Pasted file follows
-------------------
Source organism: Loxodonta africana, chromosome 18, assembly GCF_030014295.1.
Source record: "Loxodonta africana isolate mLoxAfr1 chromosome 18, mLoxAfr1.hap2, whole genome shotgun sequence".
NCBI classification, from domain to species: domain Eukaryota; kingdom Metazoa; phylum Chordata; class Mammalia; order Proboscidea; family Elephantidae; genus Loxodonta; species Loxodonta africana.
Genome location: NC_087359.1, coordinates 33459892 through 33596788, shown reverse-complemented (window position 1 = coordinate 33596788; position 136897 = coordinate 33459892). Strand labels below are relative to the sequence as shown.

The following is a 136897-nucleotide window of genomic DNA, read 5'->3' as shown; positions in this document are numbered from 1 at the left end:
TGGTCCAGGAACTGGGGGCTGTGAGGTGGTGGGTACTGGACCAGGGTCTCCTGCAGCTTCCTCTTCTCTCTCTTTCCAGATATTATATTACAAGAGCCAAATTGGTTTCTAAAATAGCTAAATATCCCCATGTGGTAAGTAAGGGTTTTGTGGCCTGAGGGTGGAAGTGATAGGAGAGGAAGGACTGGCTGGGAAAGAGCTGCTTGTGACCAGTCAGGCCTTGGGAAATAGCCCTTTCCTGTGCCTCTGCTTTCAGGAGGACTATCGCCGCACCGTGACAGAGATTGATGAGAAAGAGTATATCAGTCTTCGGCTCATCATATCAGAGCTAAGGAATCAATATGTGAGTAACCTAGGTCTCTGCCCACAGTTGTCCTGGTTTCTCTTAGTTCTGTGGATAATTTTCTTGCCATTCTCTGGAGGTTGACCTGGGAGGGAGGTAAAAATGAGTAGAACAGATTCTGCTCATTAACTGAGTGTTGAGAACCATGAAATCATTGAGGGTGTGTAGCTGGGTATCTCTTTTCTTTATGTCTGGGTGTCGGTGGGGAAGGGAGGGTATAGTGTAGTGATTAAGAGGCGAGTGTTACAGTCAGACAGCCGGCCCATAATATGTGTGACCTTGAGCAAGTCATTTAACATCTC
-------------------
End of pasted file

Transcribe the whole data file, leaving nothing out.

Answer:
Source organism: Loxodonta africana, chromosome 18, assembly GCF_030014295.1.
Source record: "Loxodonta africana isolate mLoxAfr1 chromosome 18, mLoxAfr1.hap2, whole genome shotgun sequence".
NCBI classification, from domain to species: domain Eukaryota; kingdom Metazoa; phylum Chordata; class Mammalia; order Proboscidea; family Elephantidae; genus Loxodonta; species Loxodonta africana.
Genome location: NC_087359.1, coordinates 33459892 through 33596788, shown reverse-complemented (window position 1 = coordinate 33596788; position 136897 = coordinate 33459892). Strand labels below are relative to the sequence as shown.

The following is a 136897-nucleotide window of genomic DNA, read 5'->3' as shown; positions in this document are numbered from 1 at the left end:
TGGTCCAGGAACTGGGGGCTGTGAGGTGGTGGGTACTGGACCAGGGTCTCCTGCAGCTTCCTCTTCTCTCTCTTTCCAGATATTATATTACAAGAGCCAAATTGGTTTCTAAAATAGCTAAATATCCCCATGTGGTAAGTAAGGGTTTTGTGGCCTGAGGGTGGAAGTGATAGGAGAGGAAGGACTGGCTGGGAAAGAGCTGCTTGTGACCAGTCAGGCCTTGGGAAATAGCCCTTTCCTGTGCCTCTGCTTTCAGGAGGACTATCGCCGCACCGTGACAGAGATTGATGAGAAAGAGTATATCAGTCTTCGGCTCATCATATCAGAGCTAAGGAATCAATATGTGAGTAACCTAGGTCTCTGCCCACAGTTGTCCTGGTTTCTCTTAGTTCTGTGGATAATTTTCTTGCCATTCTCTGGAGGTTGACCTGGGAGGGAGGTAAAAATGAGTAGAACAGATTCTGCTCATTAACTGAGTGTTGAGAACCATGAAATCATTGAGGGTGTGTAGCTGGGTATCTCTTTTCTTTATGTCTGGGTGTCGGTGGGGAAGGGAGGGTATAGTGTAGTGATTAAGAGGCGAGTGTTACAGTCAGACAGCCGGCCCATAATATGTGTGACCTTGAGCAAGTCATTTAACATCTC